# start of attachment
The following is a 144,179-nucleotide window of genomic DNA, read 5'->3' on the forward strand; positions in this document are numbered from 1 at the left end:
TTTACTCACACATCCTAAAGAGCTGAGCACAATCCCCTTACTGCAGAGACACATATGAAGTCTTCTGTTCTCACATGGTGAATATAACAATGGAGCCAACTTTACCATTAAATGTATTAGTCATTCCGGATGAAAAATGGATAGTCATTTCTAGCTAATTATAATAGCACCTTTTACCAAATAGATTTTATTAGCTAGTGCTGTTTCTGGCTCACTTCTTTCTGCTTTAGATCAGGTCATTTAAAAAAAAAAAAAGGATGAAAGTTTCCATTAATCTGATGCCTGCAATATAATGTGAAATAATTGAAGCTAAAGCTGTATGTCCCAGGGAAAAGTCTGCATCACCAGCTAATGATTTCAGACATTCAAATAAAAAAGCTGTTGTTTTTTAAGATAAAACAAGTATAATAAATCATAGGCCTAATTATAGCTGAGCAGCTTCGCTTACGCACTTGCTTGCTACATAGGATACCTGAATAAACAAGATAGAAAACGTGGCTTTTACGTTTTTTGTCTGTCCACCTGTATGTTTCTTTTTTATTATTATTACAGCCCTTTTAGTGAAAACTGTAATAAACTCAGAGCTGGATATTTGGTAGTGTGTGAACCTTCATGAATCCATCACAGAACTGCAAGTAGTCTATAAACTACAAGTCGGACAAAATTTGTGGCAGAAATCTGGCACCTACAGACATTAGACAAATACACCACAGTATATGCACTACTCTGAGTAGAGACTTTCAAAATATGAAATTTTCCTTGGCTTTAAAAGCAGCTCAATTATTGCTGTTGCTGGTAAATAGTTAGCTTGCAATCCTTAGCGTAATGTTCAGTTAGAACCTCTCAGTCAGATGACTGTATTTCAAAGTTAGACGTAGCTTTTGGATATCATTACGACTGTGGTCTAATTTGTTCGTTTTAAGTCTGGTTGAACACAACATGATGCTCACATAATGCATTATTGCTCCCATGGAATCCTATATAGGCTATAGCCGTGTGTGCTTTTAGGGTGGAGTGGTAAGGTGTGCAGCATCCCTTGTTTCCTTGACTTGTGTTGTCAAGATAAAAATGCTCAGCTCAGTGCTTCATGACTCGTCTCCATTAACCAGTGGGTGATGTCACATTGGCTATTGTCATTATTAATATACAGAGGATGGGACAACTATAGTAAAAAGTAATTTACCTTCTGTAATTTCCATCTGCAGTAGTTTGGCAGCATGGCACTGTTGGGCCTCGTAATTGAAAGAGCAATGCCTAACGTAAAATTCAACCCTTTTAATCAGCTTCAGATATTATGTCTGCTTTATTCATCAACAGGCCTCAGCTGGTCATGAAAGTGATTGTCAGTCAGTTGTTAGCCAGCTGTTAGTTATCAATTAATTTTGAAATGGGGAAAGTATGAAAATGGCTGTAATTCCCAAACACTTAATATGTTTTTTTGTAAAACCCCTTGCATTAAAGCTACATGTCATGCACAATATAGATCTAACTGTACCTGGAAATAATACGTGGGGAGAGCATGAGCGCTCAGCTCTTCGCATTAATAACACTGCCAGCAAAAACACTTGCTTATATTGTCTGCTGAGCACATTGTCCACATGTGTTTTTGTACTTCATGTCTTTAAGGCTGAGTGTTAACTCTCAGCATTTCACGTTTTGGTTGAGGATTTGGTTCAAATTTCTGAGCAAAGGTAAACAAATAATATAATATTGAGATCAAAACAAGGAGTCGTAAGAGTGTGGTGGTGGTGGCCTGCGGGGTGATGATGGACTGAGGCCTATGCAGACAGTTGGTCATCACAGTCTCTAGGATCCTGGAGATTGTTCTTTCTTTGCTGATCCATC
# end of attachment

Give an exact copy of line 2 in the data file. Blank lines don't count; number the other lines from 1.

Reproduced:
TTTACTCACACATCCTAAAGAGCTGAGCACAATCCCCTTACTGCAGAGACACATATGAAGTCTTCTGTTCTCACATGGTGAATATAACAATGGAGCCAACTTTACCATTAAATGTATTAGTCATTCCGGATGAAAAATGGATAGTCATTTCTAGCTAATTATAATAGCACCTTTTACCAAATAGATTTTATTAGCTAGTGCTGTTTCTGGCTCACTTCTTTCTGCTTTAGATCAGGTCATTTAAAAAAAAAAAAAGGATGAAAGTTTCCATTAATCTGATGCCTGCAATATAATGTGAAATAATTGAAGCTAAAGCTGTATGTCCCAGGGAAAAGTCTGCATCACCAGCTAATGATTTCAGACATTCAAATAAAAAAGCTGTTGTTTTTTAAGATAAAACAAGTATAATAAATCATAGGCCTAATTATAGCTGAGCAGCTTCGCTTACGCACTTGCTTGCTACATAGGATACCTGAATAAACAAGATAGAAAACGTGGCTTTTACGTTTTTTGTCTGTCCACCTGTATGTTTCTTTTTTATTATTATTACAGCCCTTTTAGTGAAAACTGTAATAAACTCAGAGCTGGATATTTGGTAGTGTGTGAACCTTCATGAATCCATCACAGAACTGCAAGTAGTCTATAAACTACAAGTCGGACAAAATTTGTGGCAGAAATCTGGCACCTACAGACATTAGACAAATACACCACAGTATATGCACTACTCTGAGTAGAGACTTTCAAAATATGAAATTTTCCTTGGCTTTAAAAGCAGCTCAATTATTGCTGTTGCTGGTAAATAGTTAGCTTGCAATCCTTAGCGTAATGTTCAGTTAGAACCTCTCAGTCAGATGACTGTATTTCAAAGTTAGACGTAGCTTTTGGATATCATTACGACTGTGGTCTAATTTGTTCGTTTTAAGTCTGGTTGAACACAACATGATGCTCACATAATGCATTATTGCTCCCATGGAATCCTATATAGGCTATAGCCGTGTGTGCTTTTAGGGTGGAGTGGTAAGGTGTGCAGCATCCCTTGTTTCCTTGACTTGTGTTGTCAAGATAAAAATGCTCAGCTCAGTGCTTCATGACTCGTCTCCATTAACCAGTGGGTGATGTCACATTGGCTATTGTCATTATTAATATACAGAGGATGGGACAACTATAGTAAAAAGTAATTTACCTTCTGTAATTTCCATCTGCAGTAGTTTGGCAGCATGGCACTGTTGGGCCTCGTAATTGAAAGAGCAATGCCTAACGTAAAATTCAACCCTTTTAATCAGCTTCAGATATTATGTCTGCTTTATTCATCAACAGGCCTCAGCTGGTCATGAAAGTGATTGTCAGTCAGTTGTTAGCCAGCTGTTAGTTATCAATTAATTTTGAAATGGGGAAAGTATGAAAATGGCTGTAATTCCCAAACACTTAATATGTTTTTTTGTAAAACCCCTTGCATTAAAGCTACATGTCATGCACAATATAGATCTAACTGTACCTGGAAATAATACGTGGGGAGAGCATGAGCGCTCAGCTCTTCGCATTAATAACACTGCCAGCAAAAACACTTGCTTATATTGTCTGCTGAGCACATTGTCCACATGTGTTTTTGTACTTCATGTCTTTAAGGCTGAGTGTTAACTCTCAGCATTTCACGTTTTGGTTGAGGATTTGGTTCAAATTTCTGAGCAAAGGTAAACAAATAATATAATATTGAGATCAAAACAAGGAGTCGTAAGAGTGTGGTGGTGGTGGCCTGCGGGGTGATGATGGACTGAGGCCTATGCAGACAGTTGGTCATCACAGTCTCTAGGATCCTGGAGATTGTTCTTTCTTTGCTGATCCATC